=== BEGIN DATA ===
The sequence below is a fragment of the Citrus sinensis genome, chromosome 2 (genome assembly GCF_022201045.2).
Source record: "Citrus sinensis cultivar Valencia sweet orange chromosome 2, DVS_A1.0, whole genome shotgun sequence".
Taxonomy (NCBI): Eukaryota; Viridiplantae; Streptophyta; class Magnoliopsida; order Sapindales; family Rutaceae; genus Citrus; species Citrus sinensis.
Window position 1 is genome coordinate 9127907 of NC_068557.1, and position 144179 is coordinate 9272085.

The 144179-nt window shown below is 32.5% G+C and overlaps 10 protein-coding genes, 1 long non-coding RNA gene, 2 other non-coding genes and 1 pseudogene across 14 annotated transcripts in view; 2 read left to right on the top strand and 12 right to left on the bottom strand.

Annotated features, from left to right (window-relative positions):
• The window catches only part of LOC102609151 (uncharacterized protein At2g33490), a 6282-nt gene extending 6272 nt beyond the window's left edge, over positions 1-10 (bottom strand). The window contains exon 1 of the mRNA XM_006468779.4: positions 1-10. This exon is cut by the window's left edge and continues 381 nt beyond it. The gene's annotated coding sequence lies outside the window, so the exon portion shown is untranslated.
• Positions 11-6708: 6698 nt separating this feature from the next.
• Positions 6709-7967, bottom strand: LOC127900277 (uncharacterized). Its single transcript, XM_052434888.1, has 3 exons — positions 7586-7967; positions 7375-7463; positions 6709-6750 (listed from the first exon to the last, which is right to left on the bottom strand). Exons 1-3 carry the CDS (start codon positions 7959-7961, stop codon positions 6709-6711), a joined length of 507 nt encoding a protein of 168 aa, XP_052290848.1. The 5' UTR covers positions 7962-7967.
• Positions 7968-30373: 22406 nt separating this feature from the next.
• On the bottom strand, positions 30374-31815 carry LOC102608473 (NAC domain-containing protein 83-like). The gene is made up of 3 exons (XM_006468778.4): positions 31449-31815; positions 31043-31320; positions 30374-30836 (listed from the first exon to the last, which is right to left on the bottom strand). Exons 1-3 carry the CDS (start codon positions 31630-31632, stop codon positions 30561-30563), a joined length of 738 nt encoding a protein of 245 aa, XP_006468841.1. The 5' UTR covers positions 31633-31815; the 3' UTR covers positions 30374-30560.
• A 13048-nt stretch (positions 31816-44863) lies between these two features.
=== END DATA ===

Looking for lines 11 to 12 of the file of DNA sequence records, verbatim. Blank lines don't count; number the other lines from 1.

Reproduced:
• On the bottom strand, positions 30374-31815 carry LOC102608473 (NAC domain-containing protein 83-like). The gene is made up of 3 exons (XM_006468778.4): positions 31449-31815; positions 31043-31320; positions 30374-30836 (listed from the first exon to the last, which is right to left on the bottom strand). Exons 1-3 carry the CDS (start codon positions 31630-31632, stop codon positions 30561-30563), a joined length of 738 nt encoding a protein of 245 aa, XP_006468841.1. The 5' UTR covers positions 31633-31815; the 3' UTR covers positions 30374-30560.
• A 13048-nt stretch (positions 31816-44863) lies between these two features.